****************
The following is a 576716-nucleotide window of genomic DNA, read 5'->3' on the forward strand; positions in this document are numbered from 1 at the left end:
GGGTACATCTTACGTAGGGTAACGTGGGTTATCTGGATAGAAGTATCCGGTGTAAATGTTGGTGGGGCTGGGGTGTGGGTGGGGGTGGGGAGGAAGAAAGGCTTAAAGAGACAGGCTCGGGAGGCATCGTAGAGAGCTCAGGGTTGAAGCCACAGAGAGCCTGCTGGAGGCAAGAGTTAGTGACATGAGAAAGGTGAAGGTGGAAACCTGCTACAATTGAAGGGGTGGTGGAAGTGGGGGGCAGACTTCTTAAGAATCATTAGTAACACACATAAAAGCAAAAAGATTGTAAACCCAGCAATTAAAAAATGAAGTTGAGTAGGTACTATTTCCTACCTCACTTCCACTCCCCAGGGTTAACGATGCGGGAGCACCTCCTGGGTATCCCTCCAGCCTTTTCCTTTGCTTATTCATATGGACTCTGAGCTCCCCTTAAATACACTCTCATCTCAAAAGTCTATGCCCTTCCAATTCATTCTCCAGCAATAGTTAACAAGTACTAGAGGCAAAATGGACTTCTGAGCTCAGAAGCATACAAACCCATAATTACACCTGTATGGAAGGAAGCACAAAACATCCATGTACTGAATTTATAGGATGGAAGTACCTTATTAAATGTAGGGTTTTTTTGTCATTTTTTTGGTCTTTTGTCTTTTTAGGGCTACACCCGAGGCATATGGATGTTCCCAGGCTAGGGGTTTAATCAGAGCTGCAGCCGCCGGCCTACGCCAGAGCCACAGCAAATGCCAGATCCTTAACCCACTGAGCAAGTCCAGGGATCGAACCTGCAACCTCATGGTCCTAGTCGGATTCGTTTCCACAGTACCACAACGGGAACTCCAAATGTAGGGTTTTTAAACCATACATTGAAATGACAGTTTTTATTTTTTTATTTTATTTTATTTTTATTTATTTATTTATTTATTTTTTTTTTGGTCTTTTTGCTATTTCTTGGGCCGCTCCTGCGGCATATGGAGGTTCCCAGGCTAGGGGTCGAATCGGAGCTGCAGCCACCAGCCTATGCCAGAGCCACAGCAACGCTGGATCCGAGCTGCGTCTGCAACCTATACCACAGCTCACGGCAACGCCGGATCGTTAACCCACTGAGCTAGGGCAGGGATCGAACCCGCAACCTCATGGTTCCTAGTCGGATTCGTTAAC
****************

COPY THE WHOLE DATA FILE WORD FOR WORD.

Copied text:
The following is a 576716-nucleotide window of genomic DNA, read 5'->3' on the forward strand; positions in this document are numbered from 1 at the left end:
GGGTACATCTTACGTAGGGTAACGTGGGTTATCTGGATAGAAGTATCCGGTGTAAATGTTGGTGGGGCTGGGGTGTGGGTGGGGGTGGGGAGGAAGAAAGGCTTAAAGAGACAGGCTCGGGAGGCATCGTAGAGAGCTCAGGGTTGAAGCCACAGAGAGCCTGCTGGAGGCAAGAGTTAGTGACATGAGAAAGGTGAAGGTGGAAACCTGCTACAATTGAAGGGGTGGTGGAAGTGGGGGGCAGACTTCTTAAGAATCATTAGTAACACACATAAAAGCAAAAAGATTGTAAACCCAGCAATTAAAAAATGAAGTTGAGTAGGTACTATTTCCTACCTCACTTCCACTCCCCAGGGTTAACGATGCGGGAGCACCTCCTGGGTATCCCTCCAGCCTTTTCCTTTGCTTATTCATATGGACTCTGAGCTCCCCTTAAATACACTCTCATCTCAAAAGTCTATGCCCTTCCAATTCATTCTCCAGCAATAGTTAACAAGTACTAGAGGCAAAATGGACTTCTGAGCTCAGAAGCATACAAACCCATAATTACACCTGTATGGAAGGAAGCACAAAACATCCATGTACTGAATTTATAGGATGGAAGTACCTTATTAAATGTAGGGTTTTTTTGTCATTTTTTTGGTCTTTTGTCTTTTTAGGGCTACACCCGAGGCATATGGATGTTCCCAGGCTAGGGGTTTAATCAGAGCTGCAGCCGCCGGCCTACGCCAGAGCCACAGCAAATGCCAGATCCTTAACCCACTGAGCAAGTCCAGGGATCGAACCTGCAACCTCATGGTCCTAGTCGGATTCGTTTCCACAGTACCACAACGGGAACTCCAAATGTAGGGTTTTTAAACCATACATTGAAATGACAGTTTTTATTTTTTTATTTTATTTTATTTTTATTTATTTATTTATTTATTTTTTTTTTGGTCTTTTTGCTATTTCTTGGGCCGCTCCTGCGGCATATGGAGGTTCCCAGGCTAGGGGTCGAATCGGAGCTGCAGCCACCAGCCTATGCCAGAGCCACAGCAACGCTGGATCCGAGCTGCGTCTGCAACCTATACCACAGCTCACGGCAACGCCGGATCGTTAACCCACTGAGCTAGGGCAGGGATCGAACCCGCAACCTCATGGTTCCTAGTCGGATTCGTTAAC